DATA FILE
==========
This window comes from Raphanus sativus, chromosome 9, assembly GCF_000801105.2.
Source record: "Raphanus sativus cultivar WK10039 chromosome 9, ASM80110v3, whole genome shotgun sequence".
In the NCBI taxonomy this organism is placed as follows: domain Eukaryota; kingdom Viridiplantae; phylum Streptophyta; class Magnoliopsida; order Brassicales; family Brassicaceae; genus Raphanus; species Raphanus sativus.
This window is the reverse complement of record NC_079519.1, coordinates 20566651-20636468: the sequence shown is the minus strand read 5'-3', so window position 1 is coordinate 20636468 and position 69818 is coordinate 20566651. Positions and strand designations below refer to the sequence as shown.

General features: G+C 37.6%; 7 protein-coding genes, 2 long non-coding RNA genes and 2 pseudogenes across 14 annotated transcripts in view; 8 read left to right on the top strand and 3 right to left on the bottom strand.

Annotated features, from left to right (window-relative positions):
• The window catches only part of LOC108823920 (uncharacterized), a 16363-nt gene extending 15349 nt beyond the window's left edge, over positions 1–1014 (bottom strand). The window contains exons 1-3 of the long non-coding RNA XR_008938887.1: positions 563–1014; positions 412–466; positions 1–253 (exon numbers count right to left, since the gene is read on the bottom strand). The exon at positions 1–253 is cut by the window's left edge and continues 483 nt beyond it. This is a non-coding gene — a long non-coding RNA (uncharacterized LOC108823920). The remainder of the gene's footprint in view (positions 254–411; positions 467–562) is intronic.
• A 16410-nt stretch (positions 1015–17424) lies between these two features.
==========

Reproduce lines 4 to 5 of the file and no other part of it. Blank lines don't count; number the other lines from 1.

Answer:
This window is the reverse complement of record NC_079519.1, coordinates 20566651-20636468: the sequence shown is the minus strand read 5'-3', so window position 1 is coordinate 20636468 and position 69818 is coordinate 20566651. Positions and strand designations below refer to the sequence as shown.

General features: G+C 37.6%; 7 protein-coding genes, 2 long non-coding RNA genes and 2 pseudogenes across 14 annotated transcripts in view; 8 read left to right on the top strand and 3 right to left on the bottom strand.